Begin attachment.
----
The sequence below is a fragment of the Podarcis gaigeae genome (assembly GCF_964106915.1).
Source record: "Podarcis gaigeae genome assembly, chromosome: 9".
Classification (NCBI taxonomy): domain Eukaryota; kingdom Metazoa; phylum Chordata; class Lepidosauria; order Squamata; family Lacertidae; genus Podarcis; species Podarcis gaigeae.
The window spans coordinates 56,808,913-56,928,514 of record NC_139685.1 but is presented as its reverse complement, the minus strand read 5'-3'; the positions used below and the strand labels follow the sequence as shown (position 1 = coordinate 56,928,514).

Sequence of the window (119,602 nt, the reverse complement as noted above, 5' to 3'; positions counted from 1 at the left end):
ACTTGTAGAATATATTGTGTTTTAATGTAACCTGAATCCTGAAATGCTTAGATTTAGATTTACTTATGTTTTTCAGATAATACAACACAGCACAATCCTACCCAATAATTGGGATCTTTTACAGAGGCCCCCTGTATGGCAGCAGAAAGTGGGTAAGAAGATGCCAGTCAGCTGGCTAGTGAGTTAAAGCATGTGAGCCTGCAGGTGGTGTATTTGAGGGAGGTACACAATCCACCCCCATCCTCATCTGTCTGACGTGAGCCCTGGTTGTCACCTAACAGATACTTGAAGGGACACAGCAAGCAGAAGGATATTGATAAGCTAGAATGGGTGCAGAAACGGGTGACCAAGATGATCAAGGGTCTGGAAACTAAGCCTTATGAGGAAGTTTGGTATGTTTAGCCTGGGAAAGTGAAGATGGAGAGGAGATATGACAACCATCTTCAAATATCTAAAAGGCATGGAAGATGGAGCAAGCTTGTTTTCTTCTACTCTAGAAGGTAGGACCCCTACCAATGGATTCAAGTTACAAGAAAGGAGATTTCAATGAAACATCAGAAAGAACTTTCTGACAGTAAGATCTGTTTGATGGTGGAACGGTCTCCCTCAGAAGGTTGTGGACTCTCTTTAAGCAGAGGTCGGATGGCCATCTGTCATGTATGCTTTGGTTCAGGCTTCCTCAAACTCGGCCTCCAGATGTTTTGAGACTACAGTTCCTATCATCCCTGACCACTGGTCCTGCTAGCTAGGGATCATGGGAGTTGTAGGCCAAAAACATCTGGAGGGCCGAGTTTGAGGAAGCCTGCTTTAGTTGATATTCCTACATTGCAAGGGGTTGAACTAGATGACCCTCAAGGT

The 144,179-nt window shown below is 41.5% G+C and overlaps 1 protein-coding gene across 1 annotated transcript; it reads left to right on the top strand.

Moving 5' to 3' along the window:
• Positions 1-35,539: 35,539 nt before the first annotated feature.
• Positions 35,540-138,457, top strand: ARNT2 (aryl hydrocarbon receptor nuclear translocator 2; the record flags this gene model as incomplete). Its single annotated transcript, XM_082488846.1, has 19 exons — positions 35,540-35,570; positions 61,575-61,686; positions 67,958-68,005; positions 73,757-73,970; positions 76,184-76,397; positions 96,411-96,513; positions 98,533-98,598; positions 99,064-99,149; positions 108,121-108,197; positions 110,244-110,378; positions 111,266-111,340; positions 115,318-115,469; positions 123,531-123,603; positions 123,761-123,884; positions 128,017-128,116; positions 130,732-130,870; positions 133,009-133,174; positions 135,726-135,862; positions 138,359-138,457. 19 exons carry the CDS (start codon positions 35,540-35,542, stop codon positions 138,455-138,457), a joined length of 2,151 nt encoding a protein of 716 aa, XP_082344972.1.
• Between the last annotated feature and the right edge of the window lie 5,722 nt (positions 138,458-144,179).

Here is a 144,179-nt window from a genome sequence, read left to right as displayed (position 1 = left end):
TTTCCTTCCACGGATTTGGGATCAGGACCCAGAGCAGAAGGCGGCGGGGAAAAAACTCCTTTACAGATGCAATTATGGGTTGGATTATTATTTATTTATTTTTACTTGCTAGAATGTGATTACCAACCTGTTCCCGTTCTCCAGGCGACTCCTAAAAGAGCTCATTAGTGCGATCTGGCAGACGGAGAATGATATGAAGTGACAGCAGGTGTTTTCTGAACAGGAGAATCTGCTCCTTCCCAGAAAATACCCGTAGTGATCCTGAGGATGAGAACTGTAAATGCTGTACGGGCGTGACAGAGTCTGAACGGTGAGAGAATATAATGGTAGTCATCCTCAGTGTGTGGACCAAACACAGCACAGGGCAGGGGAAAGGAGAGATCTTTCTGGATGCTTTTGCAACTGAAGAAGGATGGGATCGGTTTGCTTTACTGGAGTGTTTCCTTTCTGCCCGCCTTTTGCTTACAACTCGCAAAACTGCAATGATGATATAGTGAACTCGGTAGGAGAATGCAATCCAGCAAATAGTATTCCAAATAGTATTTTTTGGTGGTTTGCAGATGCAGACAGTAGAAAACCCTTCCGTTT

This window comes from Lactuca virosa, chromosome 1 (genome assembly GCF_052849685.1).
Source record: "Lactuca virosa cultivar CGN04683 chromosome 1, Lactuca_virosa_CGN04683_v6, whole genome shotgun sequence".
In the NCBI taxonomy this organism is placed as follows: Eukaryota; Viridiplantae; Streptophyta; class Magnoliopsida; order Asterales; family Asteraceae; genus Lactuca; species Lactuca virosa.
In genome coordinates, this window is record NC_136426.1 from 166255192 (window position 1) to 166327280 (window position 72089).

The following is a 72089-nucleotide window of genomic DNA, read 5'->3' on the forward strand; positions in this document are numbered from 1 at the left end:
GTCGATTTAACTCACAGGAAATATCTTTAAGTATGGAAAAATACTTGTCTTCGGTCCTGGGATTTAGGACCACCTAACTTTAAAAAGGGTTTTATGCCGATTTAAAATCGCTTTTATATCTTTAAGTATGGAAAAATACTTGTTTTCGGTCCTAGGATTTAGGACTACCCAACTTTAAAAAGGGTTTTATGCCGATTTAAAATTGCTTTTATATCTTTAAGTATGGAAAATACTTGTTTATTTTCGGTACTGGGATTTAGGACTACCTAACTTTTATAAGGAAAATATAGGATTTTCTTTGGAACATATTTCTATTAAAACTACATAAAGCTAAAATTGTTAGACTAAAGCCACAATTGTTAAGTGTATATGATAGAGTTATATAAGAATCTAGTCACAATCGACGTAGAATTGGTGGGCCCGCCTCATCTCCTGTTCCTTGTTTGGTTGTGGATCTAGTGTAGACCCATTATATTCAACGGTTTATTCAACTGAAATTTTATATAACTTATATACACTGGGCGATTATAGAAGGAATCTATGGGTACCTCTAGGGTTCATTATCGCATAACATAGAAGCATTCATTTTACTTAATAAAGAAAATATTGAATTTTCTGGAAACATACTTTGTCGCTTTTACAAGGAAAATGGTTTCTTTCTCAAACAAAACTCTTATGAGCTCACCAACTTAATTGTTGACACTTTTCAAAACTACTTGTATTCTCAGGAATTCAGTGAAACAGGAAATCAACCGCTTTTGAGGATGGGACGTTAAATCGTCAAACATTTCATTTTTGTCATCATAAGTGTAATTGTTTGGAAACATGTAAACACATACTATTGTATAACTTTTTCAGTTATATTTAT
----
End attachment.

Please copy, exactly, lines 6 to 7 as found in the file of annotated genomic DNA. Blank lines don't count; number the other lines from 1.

ACTTGTAGAATATATTGTGTTTTAATGTAACCTGAATCCTGAAATGCTTAGATTTAGATTTACTTATGTTTTTCAGATAATACAACACAGCACAATCCTACCCAATAATTGGGATCTTTTACAGAGGCCCCCTGTATGGCAGCAGAAAGTGGGTAAGAAGATGCCAGTCAGCTGGCTAGTGAGTTAAAGCATGTGAGCCTGCAGGTGGTGTATTTGAGGGAGGTACACAATCCACCCCCATCCTCATCTGTCTGACGTGAGCCCTGGTTGTCACCTAACAGATACTTGAAGGGACACAGCAAGCAGAAGGATATTGATAAGCTAGAATGGGTGCAGAAACGGGTGACCAAGATGATCAAGGGTCTGGAAACTAAGCCTTATGAGGAAGTTTGGTATGTTTAGCCTGGGAAAGTGAAGATGGAGAGGAGATATGACAACCATCTTCAAATATCTAAAAGGCATGGAAGATGGAGCAAGCTTGTTTTCTTCTACTCTAGAAGGTAGGACCCCTACCAATGGATTCAAGTTACAAGAAAGGAGATTTCAATGAAACATCAGAAAGAACTTTCTGACAGTAAGATCTGTTTGATGGTGGAACGGTCTCCCTCAGAAGGTTGTGGACTCTCTTTAAGCAGAGGTCGGATGGCCATCTGTCATGTATGCTTTGGTTCAGGCTTCCTCAAACTCGGCCTCCAGATGTTTTGAGACTACAGTTCCTATCATCCCTGACCACTGGTCCTGCTAGCTAGGGATCATGGGAGTTGTAGGCCAAAAACATCTGGAGGGCCGAGTTTGAGGAAGCCTGCTTTAGTTGATATTCCTACATTGCAAGGGGTTGAACTAGATGACCCTCAAGGT

The 144,179-nt window shown below is 41.5% G+C and overlaps 1 protein-coding gene across 1 annotated transcript; it reads left to right on the top strand.